A great deal is known about teamwork and human behavior at the organisational and political levels in healthcare, but the knowledge of systems thinking is not always applied by these organisations. Clearly, improvements are needed in wait-time problems and these can be made not only in safety aspects but also in quality of patient care by gathering knowledge (theoretical and practical-both) and applying them at the system design stage.

Process engineering plays a very distinctive role with proven tools and techniques like, the 80/20 rule, continuous flow, concurrent engineering, QFD, system analysis tools, modeling, queuing theory and simulation, and other techniques will be discussed to solve the wait-time problems facing hospitals.


Benchmarking has been used extensively in the manufacturing and service industries for a number of years to study continuously, and systematically the processes of improvement in products and/or services delivered by companies who are the best in class for the purpose of learn and think outside of box to implement better ideas. Such is not the frequent case however, in publicly funded healthcare organisations.

Topics for discussion will include:

  • Purposes and types of different kinds of benchmarking
  • The process involved in benchmarking
  • Stages of benchmarking
  • Identification of partners
  • System of collecting and analysing data
  • Evaluating legal ethical issues
  • Taking stock of data and taking action
  • Evaluating progress


Managing change is a complex process. You must first address current challenges and look for opportunities and venture on change management skills in a systematic fashion and never give up. Moving the organization to adopt a change culture is a difficult task. Everyone thinks, he should change, she should change, they should change; but me change? No way.

Change is increasing and becoming more complex. But, the problem is that the resources allocated often don’t suffice in relation to the challenge itself. There are many barriers to change: political, financial, technical, and psychological are the main ones.

You will learn what works and what doesn’t. With examples of major transformations applications, you will hear first-hand about practical change management approaches from across many healthcare change management initiatives. A combination of case studies and proven expertise will help provide an unparalleled look into how to succeed, from inter-department to organization-wide transformation.

Topics for discussion will include:

  • Making every one believe what is change for and why it is valuable to change.
  • There has to be a vision for change that everyone can relate to.
  • Existing and potential barriers must be identified and removed.
  • The whole organization must be behind the change.
  • The leaders must be ready for change.
  • Measurement systems must be in place.
  • Continuous feedback system must be in place; Coaching must be provided.
  • Recognition and reward system must be established.

Each candidate will be asked to handle his or her situation at workplace as an example of change. There will be plenty of room for discussion and interaction between instructor and candidates.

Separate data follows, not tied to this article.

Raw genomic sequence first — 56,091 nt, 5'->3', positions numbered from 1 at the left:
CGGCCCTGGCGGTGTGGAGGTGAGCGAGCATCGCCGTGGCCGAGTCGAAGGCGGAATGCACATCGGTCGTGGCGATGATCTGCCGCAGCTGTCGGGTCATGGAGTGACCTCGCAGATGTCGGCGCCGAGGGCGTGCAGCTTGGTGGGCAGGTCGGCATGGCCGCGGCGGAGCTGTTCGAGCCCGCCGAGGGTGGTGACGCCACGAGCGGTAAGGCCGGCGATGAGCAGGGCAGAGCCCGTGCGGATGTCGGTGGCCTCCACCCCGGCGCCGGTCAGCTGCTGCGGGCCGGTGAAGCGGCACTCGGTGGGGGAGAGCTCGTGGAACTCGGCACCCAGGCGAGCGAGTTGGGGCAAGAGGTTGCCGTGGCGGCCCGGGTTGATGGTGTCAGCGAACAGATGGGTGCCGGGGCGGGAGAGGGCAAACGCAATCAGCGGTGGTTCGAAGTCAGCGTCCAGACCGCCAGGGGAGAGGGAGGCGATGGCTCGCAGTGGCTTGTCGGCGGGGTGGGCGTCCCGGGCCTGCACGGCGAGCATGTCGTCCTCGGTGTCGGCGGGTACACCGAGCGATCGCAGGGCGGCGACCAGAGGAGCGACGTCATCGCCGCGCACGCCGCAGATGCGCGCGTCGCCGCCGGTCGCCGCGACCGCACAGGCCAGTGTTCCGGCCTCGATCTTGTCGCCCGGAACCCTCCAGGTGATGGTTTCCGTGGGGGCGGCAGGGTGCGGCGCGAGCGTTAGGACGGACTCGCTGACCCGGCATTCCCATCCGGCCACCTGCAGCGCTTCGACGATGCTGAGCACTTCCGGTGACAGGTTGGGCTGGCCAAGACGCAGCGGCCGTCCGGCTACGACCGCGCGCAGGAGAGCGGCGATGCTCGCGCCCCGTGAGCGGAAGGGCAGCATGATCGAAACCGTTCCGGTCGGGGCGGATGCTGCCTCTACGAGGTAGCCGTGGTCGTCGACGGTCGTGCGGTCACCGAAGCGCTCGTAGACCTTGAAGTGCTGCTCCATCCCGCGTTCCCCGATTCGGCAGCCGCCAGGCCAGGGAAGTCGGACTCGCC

It is a well-known fact that the biggest opportunity to have improvement in the bottom line comes from process improvement. Derived from the concept that every work is a process, one can imagine how much focus needs to go on improving processes that undermine quality and destroy trust of customers. From record keeping to engineering to distribution, and financial accounting and business planning – everything is a process and everything has be to streamlined and improved.

Starting from getting the top management commitment to selecting a process for improvement, setting objectives, organising to move ahead, flowcharting the process, understanding each of its characteristics, to deleting non-value added elements and creating new processes – there is systematic way to handle the entire processes.

This workshop will illustrate with numerous examples from many service organisations on how to improve processes and save bundles without laying off a single employee.


Doing more with less is no longer enough. Organisations are looking for doing things differently. Experts agree also that there’s more to change, not less. Going to the future, you must be innovative. Budget cuts in many government organisations may be the immediate challenge, but changing demographics, increasing diversity, new technologies such as social media, and fast paced developments and reforms also contribute to the public sector change asked for.

This special workshop will take a comprehensive view of the public sector’s unique change management needs and its latest issues and opportunities for innovative ideas.

This event will include a major focus on public sector innovation, to help you prepare for major changes ahead and improve your organization. Benefit from the innovators’ guidance will be provided to help keep your transformation on track. You will learn from the experts on how to succeed and in what may be the most challenging environment in your case.

Practical examples and case studies of successful innovations will include:

  • How to become an innovation leader
  • How to energize people with a common vision
  • Change of organizational culture to drive high performance
  • Practices of consultation with stakeholders and employee engagement
  • Building the master transformation plans into practical frontline action
  • Maintaining a strong culture to support lasting change